SOURCE: Press and Public Affairs Bureau
Speaker Pantaleon Alvarez has filled a bill seeking to provide better pay and incentives to employees of the Bureau of Internal Revenue.
House Bill No. 4973, filed last Feb. 6, was timely as barely a week later reports came out that many employees of the BIR are leaving the agency because of starvation wage. It seeks to remove BIR from the coverage of R.A. 6758 or the “Salary Standardization Law.”
Co-authored with Rep. Dakila Carlo Cua, the bill was meant not just to increase wages and benefits of BIR employees for its own sake but, more importantly, to eliminate corruption and professionalize the ranks of revenue officials and employees.
They noted that systemic corruption is a perennial issue that hounds the Bureau and many cases have been filed against erring officials of the revenue agency.
“However, for true reform to happen corruption should be addressed at its roots---low salaries and the lack of incentives that target the need of BIR personnel. If wages are too low for revenuers to support themselves and their dependents, the more likely they are to engage in corrupt behavior,” Alvarez said.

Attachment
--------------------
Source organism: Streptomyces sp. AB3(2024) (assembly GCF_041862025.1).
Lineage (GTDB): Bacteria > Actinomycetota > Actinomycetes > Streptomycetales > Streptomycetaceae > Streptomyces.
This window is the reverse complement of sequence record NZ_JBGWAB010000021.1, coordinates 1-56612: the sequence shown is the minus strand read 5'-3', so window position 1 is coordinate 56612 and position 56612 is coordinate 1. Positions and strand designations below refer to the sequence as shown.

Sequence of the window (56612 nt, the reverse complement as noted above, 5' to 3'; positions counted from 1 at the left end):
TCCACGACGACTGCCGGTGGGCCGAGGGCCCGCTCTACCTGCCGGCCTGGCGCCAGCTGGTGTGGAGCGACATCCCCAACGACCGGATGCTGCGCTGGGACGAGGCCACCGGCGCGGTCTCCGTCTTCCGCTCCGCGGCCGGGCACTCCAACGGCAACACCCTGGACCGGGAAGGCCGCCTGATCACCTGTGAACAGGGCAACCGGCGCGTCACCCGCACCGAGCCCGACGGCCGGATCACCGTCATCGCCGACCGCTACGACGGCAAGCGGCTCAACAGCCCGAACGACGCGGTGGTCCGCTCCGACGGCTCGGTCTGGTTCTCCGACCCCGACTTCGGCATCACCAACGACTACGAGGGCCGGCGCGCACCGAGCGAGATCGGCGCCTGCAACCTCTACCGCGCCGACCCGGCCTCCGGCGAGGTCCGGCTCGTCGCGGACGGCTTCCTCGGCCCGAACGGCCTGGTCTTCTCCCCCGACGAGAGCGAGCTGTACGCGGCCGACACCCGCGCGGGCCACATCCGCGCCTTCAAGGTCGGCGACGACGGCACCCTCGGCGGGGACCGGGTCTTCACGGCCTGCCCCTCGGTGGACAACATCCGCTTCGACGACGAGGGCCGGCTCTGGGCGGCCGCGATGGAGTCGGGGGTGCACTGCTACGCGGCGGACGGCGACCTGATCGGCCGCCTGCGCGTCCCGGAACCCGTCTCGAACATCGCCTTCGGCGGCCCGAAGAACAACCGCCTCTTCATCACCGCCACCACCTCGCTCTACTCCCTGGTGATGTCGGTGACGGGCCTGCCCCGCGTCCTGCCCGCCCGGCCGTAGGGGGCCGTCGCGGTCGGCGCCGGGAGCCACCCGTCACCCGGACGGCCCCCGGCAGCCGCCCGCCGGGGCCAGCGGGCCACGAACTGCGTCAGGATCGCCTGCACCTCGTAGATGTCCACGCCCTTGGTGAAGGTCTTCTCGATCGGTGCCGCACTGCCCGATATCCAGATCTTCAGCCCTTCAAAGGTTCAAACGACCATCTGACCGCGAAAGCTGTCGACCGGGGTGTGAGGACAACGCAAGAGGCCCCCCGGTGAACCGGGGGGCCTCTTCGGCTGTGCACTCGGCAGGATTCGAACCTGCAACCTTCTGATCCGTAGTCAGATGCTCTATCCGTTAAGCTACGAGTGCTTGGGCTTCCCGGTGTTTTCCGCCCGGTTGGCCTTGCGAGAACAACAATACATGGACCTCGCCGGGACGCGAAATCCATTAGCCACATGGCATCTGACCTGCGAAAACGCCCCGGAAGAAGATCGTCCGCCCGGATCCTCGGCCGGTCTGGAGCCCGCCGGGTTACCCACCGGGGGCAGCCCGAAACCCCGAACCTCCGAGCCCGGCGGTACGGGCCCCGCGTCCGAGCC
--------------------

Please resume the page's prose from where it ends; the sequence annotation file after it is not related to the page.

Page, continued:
The two lawmakers noted that recruiting and retaining high-performing employees is a major challenge for tax authorities.
They noted that while salaries for entry-level lawyers and accountants are at par with the private sector, room for career growth is lacking.
For instance, they noted that promotion to Attorney III and higher positions is limited due to small number of available plantilla positions. And for those in these positions already, they can only hope promotions if they become Assistant Chiefs (Attorney IV) or Chiefs (Attorney V).
“As a result, in recent years, there has been a steady outflow of professionals and technical personnel in the Bureau,” Alvarez said.
Under the bill, the BIR is authorized to formulate its own compensation and position classification system, which ensures just pay and equitable wages for BIR personnel under the principle of equal pay for work of equal value.
Likewise, the compensation should be generally comparable with those in the private sector and in accordance with minimum wage laws. The new system shall be determined through a comprehensive audit of actual duties and responsibilities of BIR officials and employees.
There should also be a periodic review of government compensation rates, taking into account the performance of the Bureau, its overall contribution to the national economy, and the possible erosion in purchasing power due to inflation and other factors.
In addition to the new pay system, the bill also allows the Bureau to provide for other incentives to its personnel not provided under existing laws and Civil Service Laws, subject to the approval of the President.
Once approved by the President, the new compensation and position classification system will apply to all positions in the BIR. However, it prohibits any cut in the authorized pay of incumbent employees of BIR as of Dec. 31, 2016.